Chris Babb thrown in the fire

Late in the first quarter of Saturday's game against the Indiana Pacers, Chris Babb got the call from Boston Celtics coach Brad Stevens to make his NBA debut. The rookie's first assignment? Defend All-Star Paul George.

Welcome to the NBA, kid.

Babb, who signed a 10-day contract with Boston one day earlier, played only 1 minute, 38 seconds in his first NBA game, but showed a tiny glimpse of why he's here with some feisty defense against one of the league's top scorers.

The only points George generated during that 98-second span came when Brandon Bass called for a switch on a pick-and-roll and gave up a three-point play. Babb otherwise stayed attached to George, including on the final play of the first quarter, where he muscled George out of a post-up situation and contested a baseline fadeaway that clanged off iron.

The Celtics were pondering a potential addition to the roster last week with an available spot and mounting injuries. But when veteran Gerald Wallace learned he needed season-ending knee surgery for a torn meniscus, Boston's need for a defensive-minded wing was heightened.

On Thursday, Celtics president of basketball operations Danny Ainge phoned head coach Mike Taylor of the Maine Red Claws, Boston's D-League affiliate, and told him the Celtics planned to ink Babb to a 10-day contract.

Babb, warming up on the court in Portland before a visit from the Canton Charge, got a quick jolt of nerves when he was summonsed to Taylor's office. And while he got the good news about his first NBA opportunity, he also received some bad news: Babb couldn't tell anyone in the locker room about his call-up.

Babb quietly texted a couple of members of his family, then went out and put up 14 points, 7 rebounds, 4 assists and 2 steals over 40 minutes. He also hit a go-ahead 3-pointer with 2:30 remaining that propelled Maine to a 110-105 triumph.

By the time the game ended, word had spread about Babb's promotion and he was finally able to revel in the news. Twelve hours later he was on the practice floor in Waltham with the Celtics prepping for this NBA debut.

"It was definitely unexpected," Babb admitted. "I kind of just thought I was going to grind out the rest of this D-League season and start over next year. Fortunately enough, the staff here gave me an opportunity."

Babb, who went undrafted out of Iowa State, came to training camp with the Celtics in September and was the last cut for a luxury-tax line tip-toeing team that wanted to give itself a bit of roster and salary flexibility while navigating the 2013-14 season.

But Babb certainly impressed in the preseason, emerging as a competitive defender and a capable 3-point shooter. The Celtics kept Babb around as long as possible. He even attended the team's glitzy Shamrock Gala and posed as part of team photos before being officially cut loose on Oct. 26.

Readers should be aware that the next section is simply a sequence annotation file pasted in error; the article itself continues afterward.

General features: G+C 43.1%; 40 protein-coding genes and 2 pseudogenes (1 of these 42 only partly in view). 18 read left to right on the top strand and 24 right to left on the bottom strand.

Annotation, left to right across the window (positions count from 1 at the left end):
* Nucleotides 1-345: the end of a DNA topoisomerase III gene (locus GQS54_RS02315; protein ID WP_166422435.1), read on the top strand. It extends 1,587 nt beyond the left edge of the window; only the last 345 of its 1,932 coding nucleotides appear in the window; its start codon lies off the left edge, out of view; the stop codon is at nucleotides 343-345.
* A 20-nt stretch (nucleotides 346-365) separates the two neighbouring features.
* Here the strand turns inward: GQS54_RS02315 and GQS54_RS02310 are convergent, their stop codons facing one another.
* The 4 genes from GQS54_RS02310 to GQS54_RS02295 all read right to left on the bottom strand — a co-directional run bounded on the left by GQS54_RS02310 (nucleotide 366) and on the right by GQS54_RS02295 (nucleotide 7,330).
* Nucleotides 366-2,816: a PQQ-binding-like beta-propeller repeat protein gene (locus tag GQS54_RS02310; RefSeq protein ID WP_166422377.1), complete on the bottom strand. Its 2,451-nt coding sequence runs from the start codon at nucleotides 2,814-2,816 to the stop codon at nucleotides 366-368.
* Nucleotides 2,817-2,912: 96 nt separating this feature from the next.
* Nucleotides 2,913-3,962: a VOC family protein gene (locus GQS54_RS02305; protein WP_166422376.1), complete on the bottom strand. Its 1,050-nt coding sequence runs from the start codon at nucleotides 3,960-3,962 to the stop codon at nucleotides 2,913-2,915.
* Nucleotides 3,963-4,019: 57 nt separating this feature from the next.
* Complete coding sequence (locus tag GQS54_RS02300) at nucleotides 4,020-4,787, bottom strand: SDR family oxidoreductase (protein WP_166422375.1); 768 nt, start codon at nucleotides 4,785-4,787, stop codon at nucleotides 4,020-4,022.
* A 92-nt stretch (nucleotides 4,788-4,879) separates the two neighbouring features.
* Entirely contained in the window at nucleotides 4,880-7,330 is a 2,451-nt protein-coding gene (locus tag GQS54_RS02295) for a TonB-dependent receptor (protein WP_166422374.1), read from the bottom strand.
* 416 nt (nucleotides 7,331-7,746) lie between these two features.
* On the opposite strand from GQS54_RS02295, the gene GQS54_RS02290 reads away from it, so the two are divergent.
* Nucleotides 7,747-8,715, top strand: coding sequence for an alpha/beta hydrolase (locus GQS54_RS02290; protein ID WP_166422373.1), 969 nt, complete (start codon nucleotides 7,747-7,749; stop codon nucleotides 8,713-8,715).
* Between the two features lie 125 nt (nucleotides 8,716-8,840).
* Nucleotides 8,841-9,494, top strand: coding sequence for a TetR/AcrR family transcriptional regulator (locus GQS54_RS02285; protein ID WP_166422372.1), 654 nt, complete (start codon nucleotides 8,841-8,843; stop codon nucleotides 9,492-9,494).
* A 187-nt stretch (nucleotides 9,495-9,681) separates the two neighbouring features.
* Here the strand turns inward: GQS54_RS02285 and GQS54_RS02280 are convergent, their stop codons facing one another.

He spurned bigger potential paydays overseas to latch on with the Red Claws in hopes of working his way to the NBA through the D-League. His stat line with Maine doesn't leap off the page -- 12 points, 6.2 rebounds, 3.4 assists and 1.2 steals over 37.5 minutes per game -- but it was his defensive tenacity that stood out.

With Maine, Babb was credited with defending a team-high 353 plays this season and allowing only 0.748 points per play, according to Synergy Sports data. Often matched up against the opposing team's top scoring wing, Babb limited opponents to 34.9 percent shooting. What's more, opponents scored just 34.6 percent of total possessions against him. Of all players with at least 250 possessions defended this season in the D-League, Babb was second behind only Reno's Mo Charlo (33.3) in score percentage.

If the 24-year-old Babb is to extend his NBA stay beyond these 10 days, it'll likely hinge on showing he can be a consistent defender at this level when called upon (and probably the length of Boston's injury report, as well). He understands the need to carve out a clear role in which Stevens can lean on him.

"I think the biggest thing in the NBA is to find your niche," Babb said. "Find what you're good at, find where you are comfortable, and just stick with that and perfect it. I think a lot of guys try to do too much when they get this opportunity. I just want to continue to do what I've been doing."

What he's been doing is being a high-IQ player who's invested in the team. Babb thrives by making the right plays and being a good teammate. The Celtics have put a premium on that, as evidenced by Chris Johnson earning his spot here as a D-League call-up.

The Celtics liked what they saw from Babb at the start of the season. His 10-day pact ensures he'll be here for at least three more games with a chance to show he deserves to stick around for the end of the campaign.

"I loved him in the preseason. ... He impressed us every day in training camp," Stevens said. "If you remember, we kept him as long as we possibly could. Then when he was done, the last time I talked to him I just said, 'Keep doing what you're doing, because you made a huge impact on all of us.' And again, it goes back to not only what he does on the court, just the way he acts. He's a great team guy. He's a very good defender. So we're going to need a versatile defender on the wing, especially with limited numbers."

Babb and Johnson will share available wing minutes, but Stevens noted after the Indiana game that both players -- and their defensive energy -- tend to be infectious with teammates when they are on the floor.

As the Celtics navigate the final 22 games of the season, one of the more entertaining storylines might be how guys like Johnson and Babb take advantage of their opportunities and how they position themselves for the future.